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Nobel Prize winner Dr. Mather explains Big Bang

Nobel Prize winner Dr. Mather explains Big Bang
Nobel Prize winner Dr. Mather explains Big Bang - Sputnik International
The first of a series of lectures to be delivered by the world's topmost scientists, a new Internet project of Dmitry Zimin's Dynasty Foundation and RIA Novosti, has been shown.

MOSCOW, October 28 (RIA Novosti) - The first of a series of lectures to be delivered by the world's topmost scientists, a new Internet project of Dmitry Zimin's Dynasty Foundation and RIA Novosti, has been shown.

The lectures are part of the ongoing project, Science without Borders, organized by the Dynasty Foundation and RIA Novosti's Mosaics of Knowledge club. The first lecturer was Nobel Laureate Dr. John Mather.

Dr. Mather spoke on the Big Bang Theory, the James Webb Space Telescope, and the new Nobel Prize awards.

Dr. John Mather is a senior astrophysicist in the Observational Cosmology Laboratory at NASA's Goddard Space Flight Center and an adjunct professor of physics at the University of Maryland, College Park. He led the proposal efforts for the Cosmic Background Explorer (1974-1976). He and his team showed that the cosmic microwave background radiation has a blackbody spectrum within 50 ppm.

Dr. Mather shared the 2006 Nobel Prize for Physics with George Smoot of the University of California for their collaborative work on understanding the Big Bang.

The term Big Bang generally refers to the idea that the universe expanded from a primordial hot and dense initial condition at some finite time in the past (currently estimated to have been approximately 15 billion years ago) and continues to expand and grow cooler to this day.

However, some opponents of this theory argue that the universe is stationary, which rules out any evolution and means that the universe has no beginning and no end.

The team that studied the cosmic microwave background radiation detected anisotropy, that is, hot and cold areas in the cosmic microwave background radiation that are currently considered the initial sources that led to the creation of the universe.

In his opening remarks Mather said that as astronomers "we have the task of understanding the entire history of the universe."

"We have the ideas of how the galaxies and stars were made and how they changed with time. We live in three dimensions of space and one of time."

He briefly considered the role of gravitation in the expansion of the universe.

"Gravitation is able to stop the expansion for regions in the universe that are slightly more dense than average. Some parts, which were initially created in Big Bang material, which are more dense, they will stop expanding, they will turn into galaxies. So, it is possible for the Sun to exist and for the earth to exist," he said.

"We imagine that galaxies were formed from small parts which flowed together as small streams."

Dr. Mather recalled that Albert Einstein, the author of the theory of relativity, at first did not believe in the expansion of the universe, but works by Russian mathematician Alexander Friedman, among others, convinced him that the universe could not be stationary.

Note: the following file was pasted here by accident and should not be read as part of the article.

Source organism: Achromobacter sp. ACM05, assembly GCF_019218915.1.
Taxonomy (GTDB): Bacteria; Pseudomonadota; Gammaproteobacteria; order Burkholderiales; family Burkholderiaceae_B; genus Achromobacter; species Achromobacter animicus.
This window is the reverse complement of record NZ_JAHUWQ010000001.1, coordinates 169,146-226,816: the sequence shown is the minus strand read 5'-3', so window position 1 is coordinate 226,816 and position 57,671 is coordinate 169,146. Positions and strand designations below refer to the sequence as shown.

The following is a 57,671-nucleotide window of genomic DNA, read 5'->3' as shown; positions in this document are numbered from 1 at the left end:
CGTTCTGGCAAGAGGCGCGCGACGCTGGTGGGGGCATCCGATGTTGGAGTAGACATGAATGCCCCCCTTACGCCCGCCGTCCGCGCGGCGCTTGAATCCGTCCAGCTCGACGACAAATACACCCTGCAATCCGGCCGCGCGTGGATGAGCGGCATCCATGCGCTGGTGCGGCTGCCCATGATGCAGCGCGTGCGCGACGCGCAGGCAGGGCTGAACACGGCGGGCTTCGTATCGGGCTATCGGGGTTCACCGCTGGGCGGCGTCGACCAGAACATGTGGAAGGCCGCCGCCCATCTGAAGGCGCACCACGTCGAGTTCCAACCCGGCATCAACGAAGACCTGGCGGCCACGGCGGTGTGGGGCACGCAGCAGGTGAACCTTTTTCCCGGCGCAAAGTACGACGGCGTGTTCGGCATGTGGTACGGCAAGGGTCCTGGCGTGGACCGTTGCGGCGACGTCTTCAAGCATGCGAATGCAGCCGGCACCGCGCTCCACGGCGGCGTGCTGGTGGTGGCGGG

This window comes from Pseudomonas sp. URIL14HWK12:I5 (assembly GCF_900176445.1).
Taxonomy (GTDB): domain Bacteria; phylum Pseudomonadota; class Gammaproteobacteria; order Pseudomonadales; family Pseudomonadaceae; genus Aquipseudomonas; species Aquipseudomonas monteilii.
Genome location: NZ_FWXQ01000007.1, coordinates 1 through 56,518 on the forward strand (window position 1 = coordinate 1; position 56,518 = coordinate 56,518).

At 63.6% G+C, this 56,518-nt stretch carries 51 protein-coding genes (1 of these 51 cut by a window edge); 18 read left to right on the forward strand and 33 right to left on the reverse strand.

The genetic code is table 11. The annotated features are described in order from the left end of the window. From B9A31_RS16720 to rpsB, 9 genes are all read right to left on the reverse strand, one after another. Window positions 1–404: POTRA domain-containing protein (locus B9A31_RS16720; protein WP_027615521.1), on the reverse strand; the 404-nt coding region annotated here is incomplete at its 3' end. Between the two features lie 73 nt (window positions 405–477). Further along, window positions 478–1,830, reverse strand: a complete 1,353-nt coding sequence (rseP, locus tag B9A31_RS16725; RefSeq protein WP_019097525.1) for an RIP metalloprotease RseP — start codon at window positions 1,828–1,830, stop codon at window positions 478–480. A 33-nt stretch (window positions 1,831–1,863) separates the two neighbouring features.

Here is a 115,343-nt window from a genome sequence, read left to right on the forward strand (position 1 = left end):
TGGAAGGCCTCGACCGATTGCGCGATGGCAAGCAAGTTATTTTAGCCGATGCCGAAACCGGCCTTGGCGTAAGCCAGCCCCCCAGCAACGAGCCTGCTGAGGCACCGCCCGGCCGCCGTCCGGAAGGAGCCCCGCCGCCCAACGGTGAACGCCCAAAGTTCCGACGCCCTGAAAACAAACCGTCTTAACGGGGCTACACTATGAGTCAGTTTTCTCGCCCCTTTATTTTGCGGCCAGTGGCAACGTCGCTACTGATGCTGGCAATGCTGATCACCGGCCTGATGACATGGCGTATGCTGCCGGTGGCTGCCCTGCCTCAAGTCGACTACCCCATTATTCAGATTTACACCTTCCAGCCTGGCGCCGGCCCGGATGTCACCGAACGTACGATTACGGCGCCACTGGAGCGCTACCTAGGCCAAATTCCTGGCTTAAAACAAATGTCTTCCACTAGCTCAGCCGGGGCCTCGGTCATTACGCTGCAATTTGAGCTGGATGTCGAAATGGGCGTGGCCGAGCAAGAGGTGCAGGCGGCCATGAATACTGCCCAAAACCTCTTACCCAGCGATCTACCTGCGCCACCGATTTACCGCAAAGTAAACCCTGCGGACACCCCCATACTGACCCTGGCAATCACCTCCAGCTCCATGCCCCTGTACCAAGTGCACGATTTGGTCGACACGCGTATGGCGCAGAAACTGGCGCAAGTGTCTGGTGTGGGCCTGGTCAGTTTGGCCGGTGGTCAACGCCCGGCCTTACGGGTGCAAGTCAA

"In 1922, the young man Alexander Friedman was working in Leningrad, and he predicted that the universe was expanding from its ancient condition. Therefore, Einstein could not be right," Dr. Mather said.

Mather and Smoot analyzed data from NASA's Cosmic Background Explorer (COBE), which studied the pattern of radiation from the first few instants after the universe was formed.

In 1992, the COBE team announced that they had mapped the primordial hot and cold spots in the cosmic microwave background radiation. These spots are related to the gravitational field in the early universe, only instants after the Big Bang, and are the seeds for the giant clusters of galaxies that stretch hundreds of millions of light years across the universe.

The team also showed that the big bang radiation has a spectrum that agrees exactly with the theoretical prediction, confirming the Big Bang theory and showing that the Big Bang was complete in the first instants, with only a tiny fraction of the energy released later.

Mather did not rule out that in 10 to 20 years scientists would be able to obtain the mysterious dark matter and dark energy in their labs.

He said that dark matter and energy make up over 90% of the mass of the universe.

The Nobel Committee has decided that the project to study the cosmic microwave background radiation can also be regarded as the starting point of cosmology as an exact science.

John Mather is a winner of many other prizes and was put on the Time 100 list of The World's Most Influential People in 2007.

Mather, 60, is the senior scientist guiding the James Webb Space Telescope project, which should be launched in 2014 to supersede the Hubble Space Telescope.


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